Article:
Karen Hardy breastfeeding her daughter. Photo: Graham Tidy
I hadn’t thought about boobs for a while but over the past couple of weeks boobs have been right out there, so to speak. From Scout Willis’ stand in the #freethenipple campaign, to the Instagram photo of supermodel Natalia Vodianova breastfeeding her son Maxim, to Canberra duo Juliet Moody and Catherine Crowley and their viral video Ruin Your Day, which has racked up more than 600,000 hits on YouTube and was picked up by the British media in recent weeks.
Boobs are right out there. Erect little noticeable nipples under the T-shirt of silence.
And then earlier this week Facebook lifted its nipple ban allowing families to post breastfeeding photographs on the site. But then later this week when Fairfax's Essential Baby tried to promote the story through a Facebook post, by making an ad using the same picture and wording, the post itself was deemed unsuitable due to its sexual nature.
Surely there hasn't been a better time to lift those T-shirts of silence high ladies and get your boobs out.
Because that’s what breast-feeding is all about, isn’t it? As Moody and Crowley sing, all new mothers are exhibitionists. Lolling about all day looking for opportunities to flop a boob in someone’s face.
Well, actually no. It’s about feeding someone, or soothing someone, about being able to take a moment, albeit, a moment with a proper purpose, just to stop for 20 minutes or so and stare into your baby’s little face.
I get quite sad when I think I’ll never get the chance to breastfeed again. Right now, even thinking about it, they’re a little achy. Like they felt when you heard a crying baby in the next room, even if it wasn’t yours. Remember that feeling?
The other night my baby, all 50kg and 11 years of him, and I were having a snuggle on the lounge while we watched Friday Night Football, and he got a little snuggly, as he’s wont to do sometimes, nestling his big noggin into my boobs. Not that he was doing it consciously I’m sure, without it sounding too odd, but just doing what has come naturally for centuries, a child finding comfort in his mother’s bosom. (And I love that word bosom.) It was just lovely at the end of a long week, that closeness and comfort. Just like it was at 4am when he was a baby.
There’s also a campaign running on social media at the moment to #normalisebreastfeeding with mothers across the world taking and posting feeding selfies to get the message out there that this is a perfectly normal thing to do.
(Indeed, if we’re worried about inappropriate photos of feeding on social media let’s ban all those food wankers who think we’re all interested in seeing what they’ve had for brunch in their local cafe. Shots of coffee are boring, people. Even with those stupid little designs on them. Not interested. And not in your sandwich either. Move on.)
Because breastfeeding is a perfectly normal thing to do. And women should have the right to do it wherever they please, whenever they please, and not feel as though they need to hide away in a toilet somewhere. If someone else is offended then that is there problem.
I stumbled across a great forum thread on the Australian Breastfeeding Association website titled Where have you fed in public this week? Some of the posts are a little old but women from around the country owned up to feeding on a plane, in the supermarket checkout (ditto with those two), at a wedding, at a NRL game, at a bus stop, in church, in a meeting with the boss, and my favourite - sitting on a toilet in a plumbing shop.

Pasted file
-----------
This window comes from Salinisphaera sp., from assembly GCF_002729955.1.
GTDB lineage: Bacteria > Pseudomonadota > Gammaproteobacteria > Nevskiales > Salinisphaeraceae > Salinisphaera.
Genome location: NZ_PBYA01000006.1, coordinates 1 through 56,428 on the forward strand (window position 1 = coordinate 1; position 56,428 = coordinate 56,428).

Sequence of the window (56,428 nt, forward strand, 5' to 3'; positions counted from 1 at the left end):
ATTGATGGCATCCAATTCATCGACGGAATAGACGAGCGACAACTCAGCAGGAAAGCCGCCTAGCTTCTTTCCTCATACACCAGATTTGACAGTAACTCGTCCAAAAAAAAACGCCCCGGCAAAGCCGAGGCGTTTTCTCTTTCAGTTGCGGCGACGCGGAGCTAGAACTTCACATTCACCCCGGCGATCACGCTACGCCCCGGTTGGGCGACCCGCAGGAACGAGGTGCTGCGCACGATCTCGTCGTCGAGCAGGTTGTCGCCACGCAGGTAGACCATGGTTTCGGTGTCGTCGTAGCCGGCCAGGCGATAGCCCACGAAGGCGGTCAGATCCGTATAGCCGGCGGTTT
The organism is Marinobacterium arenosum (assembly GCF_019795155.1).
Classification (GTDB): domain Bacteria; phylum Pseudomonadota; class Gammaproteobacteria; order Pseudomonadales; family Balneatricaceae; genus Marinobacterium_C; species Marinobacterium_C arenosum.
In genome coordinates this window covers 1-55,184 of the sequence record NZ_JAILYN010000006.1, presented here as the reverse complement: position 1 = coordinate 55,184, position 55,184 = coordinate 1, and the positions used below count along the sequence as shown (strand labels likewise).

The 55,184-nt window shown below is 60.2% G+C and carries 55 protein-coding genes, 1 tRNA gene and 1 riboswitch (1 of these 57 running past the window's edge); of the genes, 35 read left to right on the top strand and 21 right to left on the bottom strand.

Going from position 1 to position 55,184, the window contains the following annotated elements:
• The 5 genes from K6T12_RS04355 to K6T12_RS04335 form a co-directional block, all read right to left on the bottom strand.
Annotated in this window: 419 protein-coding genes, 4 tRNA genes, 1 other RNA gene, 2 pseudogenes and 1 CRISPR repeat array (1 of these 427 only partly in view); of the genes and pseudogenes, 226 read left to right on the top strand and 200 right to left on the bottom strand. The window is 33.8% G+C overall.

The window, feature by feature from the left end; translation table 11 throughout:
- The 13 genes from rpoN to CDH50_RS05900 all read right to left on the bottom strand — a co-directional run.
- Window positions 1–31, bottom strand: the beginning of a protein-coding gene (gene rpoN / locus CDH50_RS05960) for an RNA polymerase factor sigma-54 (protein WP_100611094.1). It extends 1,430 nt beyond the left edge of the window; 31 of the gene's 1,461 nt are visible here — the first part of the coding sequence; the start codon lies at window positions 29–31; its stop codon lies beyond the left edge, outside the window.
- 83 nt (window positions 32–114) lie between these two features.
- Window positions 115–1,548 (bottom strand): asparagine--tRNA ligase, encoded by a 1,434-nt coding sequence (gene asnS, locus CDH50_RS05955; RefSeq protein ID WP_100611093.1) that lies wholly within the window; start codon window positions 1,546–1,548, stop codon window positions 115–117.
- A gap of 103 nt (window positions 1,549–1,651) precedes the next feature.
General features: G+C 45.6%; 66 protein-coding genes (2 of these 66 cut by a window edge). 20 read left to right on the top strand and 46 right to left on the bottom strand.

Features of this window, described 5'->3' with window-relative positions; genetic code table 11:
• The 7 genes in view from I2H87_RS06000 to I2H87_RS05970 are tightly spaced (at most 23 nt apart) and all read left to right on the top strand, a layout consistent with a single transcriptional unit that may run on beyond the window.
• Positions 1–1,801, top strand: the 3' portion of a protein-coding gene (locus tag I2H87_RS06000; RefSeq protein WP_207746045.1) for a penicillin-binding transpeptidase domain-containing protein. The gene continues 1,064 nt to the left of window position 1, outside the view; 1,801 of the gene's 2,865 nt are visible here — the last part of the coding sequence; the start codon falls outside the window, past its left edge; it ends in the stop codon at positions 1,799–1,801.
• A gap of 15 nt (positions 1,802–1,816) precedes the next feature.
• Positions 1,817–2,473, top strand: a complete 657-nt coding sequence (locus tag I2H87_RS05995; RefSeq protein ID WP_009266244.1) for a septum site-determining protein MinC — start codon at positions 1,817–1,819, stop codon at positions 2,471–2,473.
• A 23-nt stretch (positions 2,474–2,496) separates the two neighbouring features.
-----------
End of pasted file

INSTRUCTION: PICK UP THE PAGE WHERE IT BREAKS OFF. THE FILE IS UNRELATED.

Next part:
Still, there were a few posts about women not feeling comfortable about breastfeeding in public and I wondered why it is they felt that way. I remember when I first started feeding I wasn’t very confident and sometimes things would go a little pear shaped. You don’t need that happening in public so I can understand that aspect of it. But once I became more confident in the process I became more confident about doing it in public. Some others said they didn’t want to have to deal with confrontation if people did abuse them for daring to bare their boobs. That happened a few times too, but my fallback comment was always what would you rather, a glimpse of flesh or a crying baby? Once or twice I even unlatched the baby to let the crying resume and the abuser quickly shut up. And the baby, too, once they were back on the boob.
We need to continue to fight the good fight, exposing, so to speak, people and places who make breastfeeding mothers feel bad. In South Australia this week a woman, Rikki Forrest, said she was felt humiliated after an experience at Middlebrook Winery, in the McLaren Vale. Attending a winery tour, her first outing without her son, four-month-old Brock - and we all know how nerve-racking that first outing is - Forrest needed to express some milk, pumping and dumping throughout the day to keep up supply. Nothing natural about a breast pump, so Forrest asked the staff if there was somewhere private she could go to to express. Staff allegedly directed her to a room full of people and Forrest was forced to find a private spot outside behind a water tank. The whole story caused quite a storm after Forrest posted something on Facebook and it was subsequently picked up by news organisations.
We’ve had our share of incidents in Canberra over the years. The Club Pink CISAC case is the biggest one I can think of in recent times. In 2006 two women were told to stop breastfeeding their babies at the women's only gym and the matter was referred to the Discrimination Tribunal. The gym settled the matter under confidential terms and later added a mother's breastfeeding room to the complex.
I’m sure there have been times when breastfeeding mothers have been discriminated against, and I’d love to hear them.
Let's free the nipples of Canberra.